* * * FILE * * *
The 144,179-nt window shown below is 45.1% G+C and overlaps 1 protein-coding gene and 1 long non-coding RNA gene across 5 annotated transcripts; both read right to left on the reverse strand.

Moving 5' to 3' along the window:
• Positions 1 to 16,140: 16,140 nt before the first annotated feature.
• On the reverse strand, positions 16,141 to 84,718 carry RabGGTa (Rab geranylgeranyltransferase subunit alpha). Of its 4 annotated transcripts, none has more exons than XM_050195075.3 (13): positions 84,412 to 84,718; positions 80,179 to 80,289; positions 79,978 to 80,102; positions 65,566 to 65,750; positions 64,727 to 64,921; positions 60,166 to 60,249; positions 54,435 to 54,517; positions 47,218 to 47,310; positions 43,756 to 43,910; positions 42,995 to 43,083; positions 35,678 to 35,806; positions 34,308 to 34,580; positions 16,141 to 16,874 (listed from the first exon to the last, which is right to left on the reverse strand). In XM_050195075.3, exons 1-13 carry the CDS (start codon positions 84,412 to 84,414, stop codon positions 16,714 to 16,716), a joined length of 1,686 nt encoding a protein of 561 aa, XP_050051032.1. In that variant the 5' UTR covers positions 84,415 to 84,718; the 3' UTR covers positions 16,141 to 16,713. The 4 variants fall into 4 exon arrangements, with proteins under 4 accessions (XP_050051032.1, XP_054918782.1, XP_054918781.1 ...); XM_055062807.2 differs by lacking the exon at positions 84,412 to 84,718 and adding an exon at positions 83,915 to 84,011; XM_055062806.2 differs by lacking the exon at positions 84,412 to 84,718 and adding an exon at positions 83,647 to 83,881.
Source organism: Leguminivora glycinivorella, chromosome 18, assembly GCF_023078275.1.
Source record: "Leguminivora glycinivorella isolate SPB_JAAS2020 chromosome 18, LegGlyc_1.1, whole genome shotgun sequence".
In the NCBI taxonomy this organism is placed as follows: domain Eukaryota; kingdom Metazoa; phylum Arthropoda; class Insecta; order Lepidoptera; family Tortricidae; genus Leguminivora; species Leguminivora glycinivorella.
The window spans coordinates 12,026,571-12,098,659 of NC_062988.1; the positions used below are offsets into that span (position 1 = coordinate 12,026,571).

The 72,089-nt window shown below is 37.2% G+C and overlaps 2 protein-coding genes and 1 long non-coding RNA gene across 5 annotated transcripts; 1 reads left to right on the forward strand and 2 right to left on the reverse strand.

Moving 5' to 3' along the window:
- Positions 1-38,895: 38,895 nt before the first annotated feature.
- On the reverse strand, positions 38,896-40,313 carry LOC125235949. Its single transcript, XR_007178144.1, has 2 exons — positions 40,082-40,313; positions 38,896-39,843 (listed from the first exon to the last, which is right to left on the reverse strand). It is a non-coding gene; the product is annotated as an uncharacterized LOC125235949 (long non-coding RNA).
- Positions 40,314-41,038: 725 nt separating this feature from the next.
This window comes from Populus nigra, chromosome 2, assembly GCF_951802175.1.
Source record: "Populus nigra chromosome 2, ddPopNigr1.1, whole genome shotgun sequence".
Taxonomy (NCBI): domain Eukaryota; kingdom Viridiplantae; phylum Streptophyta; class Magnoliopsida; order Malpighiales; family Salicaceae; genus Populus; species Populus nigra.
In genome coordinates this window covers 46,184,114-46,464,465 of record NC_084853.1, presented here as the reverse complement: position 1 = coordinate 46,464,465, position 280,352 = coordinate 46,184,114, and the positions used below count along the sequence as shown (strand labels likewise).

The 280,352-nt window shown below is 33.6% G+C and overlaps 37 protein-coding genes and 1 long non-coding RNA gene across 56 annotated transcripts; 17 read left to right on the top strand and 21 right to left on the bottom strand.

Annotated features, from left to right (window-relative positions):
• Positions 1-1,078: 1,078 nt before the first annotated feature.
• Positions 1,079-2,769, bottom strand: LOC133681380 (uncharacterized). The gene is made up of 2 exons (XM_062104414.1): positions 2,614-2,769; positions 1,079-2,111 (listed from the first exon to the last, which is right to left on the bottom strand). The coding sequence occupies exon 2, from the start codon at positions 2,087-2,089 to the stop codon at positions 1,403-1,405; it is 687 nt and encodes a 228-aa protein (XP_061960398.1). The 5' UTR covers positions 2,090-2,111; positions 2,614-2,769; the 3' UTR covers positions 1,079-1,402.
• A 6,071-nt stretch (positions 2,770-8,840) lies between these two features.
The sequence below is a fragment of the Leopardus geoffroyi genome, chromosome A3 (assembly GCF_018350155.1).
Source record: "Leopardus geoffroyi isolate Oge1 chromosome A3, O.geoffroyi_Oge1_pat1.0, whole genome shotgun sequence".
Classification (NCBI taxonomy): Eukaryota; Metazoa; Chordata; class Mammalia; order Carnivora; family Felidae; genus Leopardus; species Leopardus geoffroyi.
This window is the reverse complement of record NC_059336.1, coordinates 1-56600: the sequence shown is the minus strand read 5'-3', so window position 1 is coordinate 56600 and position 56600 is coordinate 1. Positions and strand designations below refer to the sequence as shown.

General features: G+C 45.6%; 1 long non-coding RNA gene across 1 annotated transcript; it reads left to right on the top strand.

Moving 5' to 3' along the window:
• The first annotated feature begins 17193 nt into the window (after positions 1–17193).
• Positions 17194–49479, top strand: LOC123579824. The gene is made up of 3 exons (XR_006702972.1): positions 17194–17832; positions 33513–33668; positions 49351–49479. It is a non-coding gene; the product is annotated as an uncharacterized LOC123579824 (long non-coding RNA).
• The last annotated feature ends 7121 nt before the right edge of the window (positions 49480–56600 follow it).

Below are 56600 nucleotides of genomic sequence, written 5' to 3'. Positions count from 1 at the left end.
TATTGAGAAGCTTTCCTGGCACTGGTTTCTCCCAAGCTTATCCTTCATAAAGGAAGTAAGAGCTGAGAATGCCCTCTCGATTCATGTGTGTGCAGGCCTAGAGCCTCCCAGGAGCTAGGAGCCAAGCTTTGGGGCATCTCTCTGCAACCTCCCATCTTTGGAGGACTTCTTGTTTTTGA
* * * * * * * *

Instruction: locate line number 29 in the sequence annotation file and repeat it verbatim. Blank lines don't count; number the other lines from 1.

• The first annotated feature begins 17193 nt into the window (after positions 1–17193).